The hope is that these efforts will decrease – and eventually eliminate – preventable disabilities and death of youth caused by SCA, which is currently the leading cause of fatalities on school property in the United States – 1 in 50 schools has an episode each year. Another notable figure, especially where NYSATA is concerned, is in the student-athlete population, where statistics show that, in the U.S. alone, one young competitive athlete dies every three days from an unrecognized cardiovascular disorder. PHW also hopes to stress the importance of early diagnosis of potentially fatal cardiac disease, which is the second leading medical cause of death in children and adolescents in the United States.
In addition to approaching NYSATA for an endorsement, they also invited Andy Smith, MS, ATC, Director of Sports Medicine at Canisius College (Buffalo, NY) – and PHW member - to speak at their 9th Annual Conference in Cary, NC. On Saturday, January 18th, Smith, who is also a Past-President of NYSATA and 2014 inductee into the NYSATA Hall of Fame, presented on the "Call to Action: Engaging Your State High School Athletic Association to Effect Change.” In addition to discussing how to reach out to the state high school athletic associations, Smith encouraged PHW members to contact their state and regional Athletic Training Associations for assistance, support, and offering educational information. Smith gave an overview of the athletic training profession and offered examples of how PHW and ATs can work together in protecting youth.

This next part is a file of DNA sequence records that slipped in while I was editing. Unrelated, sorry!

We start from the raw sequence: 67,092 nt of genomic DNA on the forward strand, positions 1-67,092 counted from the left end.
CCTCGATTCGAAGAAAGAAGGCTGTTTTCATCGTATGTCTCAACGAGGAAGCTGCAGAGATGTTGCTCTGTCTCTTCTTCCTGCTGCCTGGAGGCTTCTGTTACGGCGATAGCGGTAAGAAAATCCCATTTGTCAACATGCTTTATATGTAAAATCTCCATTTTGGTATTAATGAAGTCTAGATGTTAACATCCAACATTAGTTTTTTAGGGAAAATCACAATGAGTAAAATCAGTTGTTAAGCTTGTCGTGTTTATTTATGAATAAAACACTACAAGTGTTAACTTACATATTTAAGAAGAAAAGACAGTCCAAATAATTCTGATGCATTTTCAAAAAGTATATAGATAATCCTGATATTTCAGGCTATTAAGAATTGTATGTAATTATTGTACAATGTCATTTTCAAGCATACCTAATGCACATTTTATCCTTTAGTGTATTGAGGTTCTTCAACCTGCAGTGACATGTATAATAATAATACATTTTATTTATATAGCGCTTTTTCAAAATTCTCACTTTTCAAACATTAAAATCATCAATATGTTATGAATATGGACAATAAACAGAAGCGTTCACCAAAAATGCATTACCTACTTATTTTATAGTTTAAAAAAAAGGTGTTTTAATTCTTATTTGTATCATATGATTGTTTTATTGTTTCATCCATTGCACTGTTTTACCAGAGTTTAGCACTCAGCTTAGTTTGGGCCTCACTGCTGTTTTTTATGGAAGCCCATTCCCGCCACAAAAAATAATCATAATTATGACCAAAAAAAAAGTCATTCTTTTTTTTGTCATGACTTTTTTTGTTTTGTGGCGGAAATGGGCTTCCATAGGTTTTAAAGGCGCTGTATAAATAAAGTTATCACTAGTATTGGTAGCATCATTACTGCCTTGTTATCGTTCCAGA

“This is an amazing group of effected individuals who proactively work together as a unit and with affiliated groups, looking and working toward the future to create change in this highly underrated and serious health issue in our country,” stated Smith following his time at the PHW conference. “I hope the NYSATA endorsement of PHW is the first of many state athletic training associations and similar organizations joining forces in the common goal of protecting our youth.” Smith also noted that, following his presentation, the 160 attendees at the conference gave NYSATA a long ovation for its endorsement of PHW.